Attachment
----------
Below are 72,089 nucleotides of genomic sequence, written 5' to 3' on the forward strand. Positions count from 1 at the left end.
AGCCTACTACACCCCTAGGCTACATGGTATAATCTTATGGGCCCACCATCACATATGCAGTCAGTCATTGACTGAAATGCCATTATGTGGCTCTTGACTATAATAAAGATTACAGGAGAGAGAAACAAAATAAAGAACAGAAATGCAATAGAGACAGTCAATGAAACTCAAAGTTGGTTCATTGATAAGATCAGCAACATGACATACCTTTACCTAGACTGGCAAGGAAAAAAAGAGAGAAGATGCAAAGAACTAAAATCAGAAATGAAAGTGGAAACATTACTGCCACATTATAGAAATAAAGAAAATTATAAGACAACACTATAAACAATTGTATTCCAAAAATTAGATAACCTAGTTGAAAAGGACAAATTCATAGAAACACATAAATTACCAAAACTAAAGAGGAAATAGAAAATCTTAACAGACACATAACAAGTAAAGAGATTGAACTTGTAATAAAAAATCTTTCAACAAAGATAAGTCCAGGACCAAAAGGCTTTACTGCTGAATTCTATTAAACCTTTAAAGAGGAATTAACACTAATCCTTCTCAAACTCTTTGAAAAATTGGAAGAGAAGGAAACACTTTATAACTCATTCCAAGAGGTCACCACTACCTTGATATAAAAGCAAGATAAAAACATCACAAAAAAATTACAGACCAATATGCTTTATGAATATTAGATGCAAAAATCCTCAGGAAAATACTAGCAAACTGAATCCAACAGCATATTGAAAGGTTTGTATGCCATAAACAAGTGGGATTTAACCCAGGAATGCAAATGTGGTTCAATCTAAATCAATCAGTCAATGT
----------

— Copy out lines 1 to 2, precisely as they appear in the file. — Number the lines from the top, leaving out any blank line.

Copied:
Below are 72,089 nucleotides of genomic sequence, written 5' to 3' on the forward strand. Positions count from 1 at the left end.
AGCCTACTACACCCCTAGGCTACATGGTATAATCTTATGGGCCCACCATCACATATGCAGTCAGTCATTGACTGAAATGCCATTATGTGGCTCTTGACTATAATAAAGATTACAGGAGAGAGAAACAAAATAAAGAACAGAAATGCAATAGAGACAGTCAATGAAACTCAAAGTTGGTTCATTGATAAGATCAGCAACATGACATACCTTTACCTAGACTGGCAAGGAAAAAAAGAGAGAAGATGCAAAGAACTAAAATCAGAAATGAAAGTGGAAACATTACTGCCACATTATAGAAATAAAGAAAATTATAAGACAACACTATAAACAATTGTATTCCAAAAATTAGATAACCTAGTTGAAAAGGACAAATTCATAGAAACACATAAATTACCAAAACTAAAGAGGAAATAGAAAATCTTAACAGACACATAACAAGTAAAGAGATTGAACTTGTAATAAAAAATCTTTCAACAAAGATAAGTCCAGGACCAAAAGGCTTTACTGCTGAATTCTATTAAACCTTTAAAGAGGAATTAACACTAATCCTTCTCAAACTCTTTGAAAAATTGGAAGAGAAGGAAACACTTTATAACTCATTCCAAGAGGTCACCACTACCTTGATATAAAAGCAAGATAAAAACATCACAAAAAAATTACAGACCAATATGCTTTATGAATATTAGATGCAAAAATCCTCAGGAAAATACTAGCAAACTGAATCCAACAGCATATTGAAAGGTTTGTATGCCATAAACAAGTGGGATTTAACCCAGGAATGCAAATGTGGTTCAATCTAAATCAATCAGTCAATGT